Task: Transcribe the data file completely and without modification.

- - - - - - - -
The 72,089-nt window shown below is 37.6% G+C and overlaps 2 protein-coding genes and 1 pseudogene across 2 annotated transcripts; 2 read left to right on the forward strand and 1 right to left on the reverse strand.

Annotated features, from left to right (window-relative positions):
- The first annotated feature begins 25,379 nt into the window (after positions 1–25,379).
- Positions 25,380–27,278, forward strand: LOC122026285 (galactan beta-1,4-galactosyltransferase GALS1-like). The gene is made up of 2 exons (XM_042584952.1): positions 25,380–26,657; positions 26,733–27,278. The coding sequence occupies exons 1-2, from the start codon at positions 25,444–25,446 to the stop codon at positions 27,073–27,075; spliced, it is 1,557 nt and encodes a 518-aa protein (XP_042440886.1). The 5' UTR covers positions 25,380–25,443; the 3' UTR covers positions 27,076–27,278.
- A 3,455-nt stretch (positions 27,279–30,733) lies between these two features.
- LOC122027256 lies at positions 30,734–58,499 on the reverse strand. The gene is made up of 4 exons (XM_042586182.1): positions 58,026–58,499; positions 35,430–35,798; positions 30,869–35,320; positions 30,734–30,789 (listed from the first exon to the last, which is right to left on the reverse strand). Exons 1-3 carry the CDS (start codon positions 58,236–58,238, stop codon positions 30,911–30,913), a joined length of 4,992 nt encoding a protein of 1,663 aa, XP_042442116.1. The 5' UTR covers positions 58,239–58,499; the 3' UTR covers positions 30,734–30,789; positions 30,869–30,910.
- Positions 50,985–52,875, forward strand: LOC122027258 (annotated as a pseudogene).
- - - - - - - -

The 72,089-nt window shown below is 37.6% G+C and overlaps 2 protein-coding genes and 1 pseudogene across 2 annotated transcripts; 2 read left to right on the forward strand and 1 right to left on the reverse strand.

Annotated features, from left to right (window-relative positions):
- The first annotated feature begins 25,379 nt into the window (after positions 1–25,379).
- Positions 25,380–27,278, forward strand: LOC122026285 (galactan beta-1,4-galactosyltransferase GALS1-like). The gene is made up of 2 exons (XM_042584952.1): positions 25,380–26,657; positions 26,733–27,278. The coding sequence occupies exons 1-2, from the start codon at positions 25,444–25,446 to the stop codon at positions 27,073–27,075; spliced, it is 1,557 nt and encodes a 518-aa protein (XP_042440886.1). The 5' UTR covers positions 25,380–25,443; the 3' UTR covers positions 27,076–27,278.
- A 3,455-nt stretch (positions 27,279–30,733) lies between these two features.
- LOC122027256 lies at positions 30,734–58,499 on the reverse strand. The gene is made up of 4 exons (XM_042586182.1): positions 58,026–58,499; positions 35,430–35,798; positions 30,869–35,320; positions 30,734–30,789 (listed from the first exon to the last, which is right to left on the reverse strand). Exons 1-3 carry the CDS (start codon positions 58,236–58,238, stop codon positions 30,911–30,913), a joined length of 4,992 nt encoding a protein of 1,663 aa, XP_042442116.1. The 5' UTR covers positions 58,239–58,499; the 3' UTR covers positions 30,734–30,789; positions 30,869–30,910.
- Positions 50,985–52,875, forward strand: LOC122027258 (annotated as a pseudogene).